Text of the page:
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United States Court of Appeals, Tenth Circuit.

JACK ALLEN MITCHELL, II, Plaintiff - Appellant, v. KANSAS CITY KANSAS SCHOOL DISTRICT, Defendant - Appellee.

No. 17-3090

Decided: November 07, 2017

Before HARTZ, McKAY, and MATHESON, Circuit Judges.


Mr. Jack Allen Mitchell, II, proceeding pro se,1 appeals the district court's grant of summary judgment to his former employer, the Kansas City Kansas School District, on his claims alleging race discrimination and retaliation under Title VII of the Civil Rights Act of 1964, 42 U.S.C. §§ 2000e - 2000e-17. We have jurisdiction under 28 U.S.C. § 1291 and affirm the district court's judgment.


Mr. Mitchell, who is African-American, worked as a bus driver for the Kansas City Kansas School District. During his tenure, he was the subject of complaints and reprimands for a variety of infractions, including falsely reporting that he had checked his bus for a missing student and, upon discovering that the student was on his bus, failing to immediately report that fact to his dispatcher. During another incident, which occurred on October 30, 2015, Mr. Mitchell's girlfriend was involved in an auto accident with a bus driver on school-district property. Mr. Mitchell was not present, but he arrived on scene and allegedly argued and interfered with another employee who was investigating the accident. Eventually, Mr. Mitchell's supervisor called the police, who removed Mr. Mitchell from the property.

On November 5, 2015, Mr. Mitchell and his sister met with officials from the school district to discuss the October 30 incident. The parties dispute what transpired during the meeting, but on December 9, Mr. Mitchell filed an EEOC charge, citing the October 30 incident and alleging race discrimination and retaliation. The school district then notified Mr. Mitchell on December 21 that he was recommended for termination due to nine prior instances of inappropriate conduct or policy violations, including exhibiting aggressive behavior toward other employees. On January 26, 2016, the school board unanimously approved Mr. Mitchell's termination, and on February 5, 2016, he filed a second EEOC charge alleging retaliation. Later, the board upheld Mr. Mitchell's termination, and upon receiving a right-to-sue letter from the EEOC, he initiated this action, claiming race discrimination and retaliation.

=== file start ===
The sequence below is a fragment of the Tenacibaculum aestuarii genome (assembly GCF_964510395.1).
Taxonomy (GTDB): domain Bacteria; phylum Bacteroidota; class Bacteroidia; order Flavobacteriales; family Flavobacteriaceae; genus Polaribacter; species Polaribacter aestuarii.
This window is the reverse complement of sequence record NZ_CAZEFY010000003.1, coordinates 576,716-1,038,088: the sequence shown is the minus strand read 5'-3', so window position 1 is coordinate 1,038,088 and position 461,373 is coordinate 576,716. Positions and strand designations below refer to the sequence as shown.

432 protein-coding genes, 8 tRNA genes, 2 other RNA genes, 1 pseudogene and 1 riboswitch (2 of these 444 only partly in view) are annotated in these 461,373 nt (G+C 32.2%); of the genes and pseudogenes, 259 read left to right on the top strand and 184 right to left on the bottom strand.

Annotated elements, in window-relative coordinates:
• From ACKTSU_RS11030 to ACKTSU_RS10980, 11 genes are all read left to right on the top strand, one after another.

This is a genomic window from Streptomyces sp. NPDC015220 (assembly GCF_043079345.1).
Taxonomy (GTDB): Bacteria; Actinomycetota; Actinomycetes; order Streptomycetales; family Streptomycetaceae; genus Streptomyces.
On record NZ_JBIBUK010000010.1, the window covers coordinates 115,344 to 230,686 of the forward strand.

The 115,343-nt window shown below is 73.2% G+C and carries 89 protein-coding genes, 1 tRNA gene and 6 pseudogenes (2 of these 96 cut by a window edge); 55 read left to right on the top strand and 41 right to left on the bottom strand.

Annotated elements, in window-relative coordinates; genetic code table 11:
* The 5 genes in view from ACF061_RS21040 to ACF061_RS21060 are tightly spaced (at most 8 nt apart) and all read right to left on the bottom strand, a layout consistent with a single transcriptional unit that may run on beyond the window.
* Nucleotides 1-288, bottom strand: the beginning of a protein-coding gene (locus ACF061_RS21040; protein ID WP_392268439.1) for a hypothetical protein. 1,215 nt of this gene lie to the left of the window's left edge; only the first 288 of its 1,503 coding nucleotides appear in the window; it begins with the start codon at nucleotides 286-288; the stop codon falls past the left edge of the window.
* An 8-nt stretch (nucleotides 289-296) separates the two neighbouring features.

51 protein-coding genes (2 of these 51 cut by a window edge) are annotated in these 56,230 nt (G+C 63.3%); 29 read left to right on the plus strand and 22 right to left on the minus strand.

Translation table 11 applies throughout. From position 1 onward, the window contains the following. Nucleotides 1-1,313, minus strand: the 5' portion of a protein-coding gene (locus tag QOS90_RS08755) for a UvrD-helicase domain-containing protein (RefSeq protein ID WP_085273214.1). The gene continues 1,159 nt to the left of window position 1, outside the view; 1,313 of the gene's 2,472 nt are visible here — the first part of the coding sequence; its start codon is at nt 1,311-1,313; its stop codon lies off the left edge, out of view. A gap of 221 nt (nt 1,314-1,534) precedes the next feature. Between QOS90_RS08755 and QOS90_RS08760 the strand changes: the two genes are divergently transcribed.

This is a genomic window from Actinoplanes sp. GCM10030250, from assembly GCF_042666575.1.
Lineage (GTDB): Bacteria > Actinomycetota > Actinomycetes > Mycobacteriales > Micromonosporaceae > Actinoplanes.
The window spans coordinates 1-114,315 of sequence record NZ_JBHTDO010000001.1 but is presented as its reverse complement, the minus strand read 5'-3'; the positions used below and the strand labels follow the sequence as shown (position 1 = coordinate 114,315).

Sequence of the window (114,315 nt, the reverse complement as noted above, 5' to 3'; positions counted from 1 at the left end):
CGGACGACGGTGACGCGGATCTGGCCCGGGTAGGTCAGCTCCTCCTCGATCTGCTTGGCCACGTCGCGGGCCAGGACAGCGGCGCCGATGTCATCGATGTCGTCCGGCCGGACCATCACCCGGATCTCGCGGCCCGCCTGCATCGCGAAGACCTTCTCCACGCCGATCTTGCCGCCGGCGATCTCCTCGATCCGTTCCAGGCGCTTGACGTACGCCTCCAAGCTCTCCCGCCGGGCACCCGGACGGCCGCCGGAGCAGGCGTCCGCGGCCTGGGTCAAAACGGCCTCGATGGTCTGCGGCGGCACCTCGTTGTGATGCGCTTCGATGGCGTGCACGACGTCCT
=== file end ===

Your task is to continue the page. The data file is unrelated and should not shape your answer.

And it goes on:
The district court granted summary judgment to the school district, initially noting that Mr. Mitchell did not cite any specific evidence demonstrating a genuine factual dispute; instead, he generally admitted or denied the school district's factual averments and cited entire exhibits to support his assertions. The court also observed that Mr. Mitchell's summary judgment response contained no argument section. On the merits, the district court concluded that Mr. Mitchell failed to make a prima facie case of either discrimination or retaliation and he made no attempt to show pretext.


A. Summary Judgment Standard

We review the district court's summary judgment ruling de novo, applying the same legal standard as the district court and viewing the evidence in the light most favorable to the non-moving party. Ward v. Jewell, 772 F.3d 1199, 1202 (10th Cir. 2014). “Summary judgment is appropriate ‘if the movant shows that there is no genuine dispute as to any material fact and the movant is entitled to judgment as a matter of law.’ ” Davis v. Unified Sch. Dist. 500, 750 F.3d 1168, 1170 (10th Cir. 2014) (quoting Fed. R. Civ. P. 56(a)) (internal quotation marks omitted). “A party asserting that a fact ․ is genuinely disputed must support the assertion by ․ citing to particular parts of materials in the record ․” Fed. R. Civ. P. 56(c)(1)(A). This means Mr. Mitchell was obliged “to go beyond the pleadings and set forth specific facts that would be admissible in evidence ․ from which a rational trier of fact could find” in his favor. Mitchell v. City of Moore, 218 F.3d 1190, 1197 (10th Cir. 2000) (internal quotation marks omitted).

At the outset, Mr. Mitchell contends that the district court failed to consider three types of evidence he submitted: (1) affidavits, (2) a Kansas Department of Labor determination indicating he was eligible for unemployment benefits because there was no evidence of misconduct relating to his employment status, and (3) “[a]udio/vid[e]o [e]vidence.” Aplt. Br. at 4. Mr. Mitchell does not elaborate on this argument or explain how this evidence is relevant, but he may be arguing that the district court failed to consider these materials because it declined to search the record for specific evidence to support his claims.